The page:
In Yemen, U.S. airstrikes breed anger, and sympathy for al-Qaeda
Aden, Yemen — Across the vast, rugged terrain of southern Yemen, an escalating campaign of U.S. drone strikes is stirring increasing sympathy for al-Qaeda-linked militants and driving tribesmen to join a network linked to terrorist plots against the United States.
After recent U.S. missile strikes, mostly from unmanned aircraft, the Yemeni government and the United States have reported that the attacks killed only suspected al-Qaeda members. But civilians have also died in the attacks, said tribal leaders, victims’ relatives and human rights activists.
“These attacks are making people say, ‘We believe now that al-Qaeda is on the right side,’ ” said Salim al-Barakani, whose two brothers — one a teacher, the other a cellphone repairman — were killed in a U.S. strike in March.
Since January, as many as 21 missile attacks have targeted suspected al-Qaeda operatives in southern Yemen, reflecting a sharp shift in a secret war carried out by the CIA and the Joint Special Operations Command that had focused on Pakistan.
But as in the tribal areas of Pakistan, where U.S. drone strikes have significantly weakened al-Qaeda’s capabilities, an unintended consequence of the attacks has been a marked radicalization of the local population.
The evidence of radicalization emerged in more than 20 interviews with tribal leaders, victims’ relatives, human rights activists and officials from four provinces in southern Yemen where U.S. strikes have targeted suspected militants. They described a strong shift in sentiment toward militants affiliated with the transnational network’s most active wing, al-Qaeda in the Arabian Peninsula, or AQAP.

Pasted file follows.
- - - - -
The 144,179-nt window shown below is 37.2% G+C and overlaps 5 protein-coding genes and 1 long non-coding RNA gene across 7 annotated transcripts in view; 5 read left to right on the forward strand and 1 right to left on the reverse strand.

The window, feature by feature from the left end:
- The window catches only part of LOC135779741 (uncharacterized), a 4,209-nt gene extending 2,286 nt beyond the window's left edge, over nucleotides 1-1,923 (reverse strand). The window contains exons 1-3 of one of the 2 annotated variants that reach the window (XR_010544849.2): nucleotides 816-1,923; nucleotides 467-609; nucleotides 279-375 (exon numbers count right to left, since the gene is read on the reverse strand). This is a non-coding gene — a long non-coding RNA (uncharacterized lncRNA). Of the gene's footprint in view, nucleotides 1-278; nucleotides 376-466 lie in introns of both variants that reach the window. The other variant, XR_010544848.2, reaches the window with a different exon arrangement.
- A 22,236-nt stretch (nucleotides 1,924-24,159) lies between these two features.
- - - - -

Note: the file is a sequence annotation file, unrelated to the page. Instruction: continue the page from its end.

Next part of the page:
“The drone strikes have not helped either the United States or Yemen,” said Sultan al-Barakani, who was a top adviser to former president Ali Abdullah Saleh. “Yemen is paying a heavy price, losing its sons. But the Americans are not paying the same price.”
In 2009, when President Obama was first known to have authorized a missile strike on Yemen, U.S. officials said there were no more than 300 core AQAP members. That number has grown in recent years to 700 or more, Yemeni officials and tribal leaders say. In addition, hundreds of tribesmen have joined AQAP in the fight against the U.S.-backed Yemeni government.
As AQAP’s numbers and capabilities have grown, so has its reach and determination. That was reflected in a suicide bombing last week in the capital, Sanaa, that killed more than 100 people, mostly Yemeni soldiers.
On their Web sites, on their Facebook pages and in their videos, militants who had been focused on their fight against the Yemeni government now portray the war in the south as a jihad against the United States, which could attract more recruits and financing from across the Muslim world. Yemeni tribal Web sites are filled with al-Qaeda propaganda, including some that brag about killing Americans.
“Every time the American attacks increase, they increase the rage of the Yemeni people, especially in al-Qaeda-controlled areas,” said Mohammed al-Ahmadi, legal coordinator for Karama, a local human rights group. “The drones are killing al-Qaeda leaders, but they are also turning them into heroes.”
An escalated campaign
Obama’s top counterterrorism adviser, John O. Brennan, has publicly defended the use of drone strikes, arguing that their precision allows the United States to limit civilian casualties and lower risks for U.S. military personnel. The decision to fire a missile from a drone, he said, is taken with “extraordinary care and thoughtfulness.”
National Security Council spokesman Tommy Vietor said the administration’s counterterrorism strategy in Yemen is “guided by the view that we must do what is necessary to disrupt AQAP plots against U.S. interests” and to help the Yemeni government build up its capabilities to fight AQAP.
“While AQAP has grown in strength over the last year, many of its supporters are tribal militants or part-time supporters who collaborate with AQAP for self-serving, personal interests rather than affinity with al-Qaeda’s global ideology,” Vietor said. “The portion of hard-core, committed AQAP members is relatively small.”
The dramatic escalation in drone strikes in Yemen followed foiled plots by AQAP to bomb a U.S. airliner headed to Detroit in 2009 and to send parcel bombs via cargo planes to Chicago the following year. In April, Saudi intelligence agents helped to foil an AQAP plot to plant a suicide bomber on a U.S.-bound plane.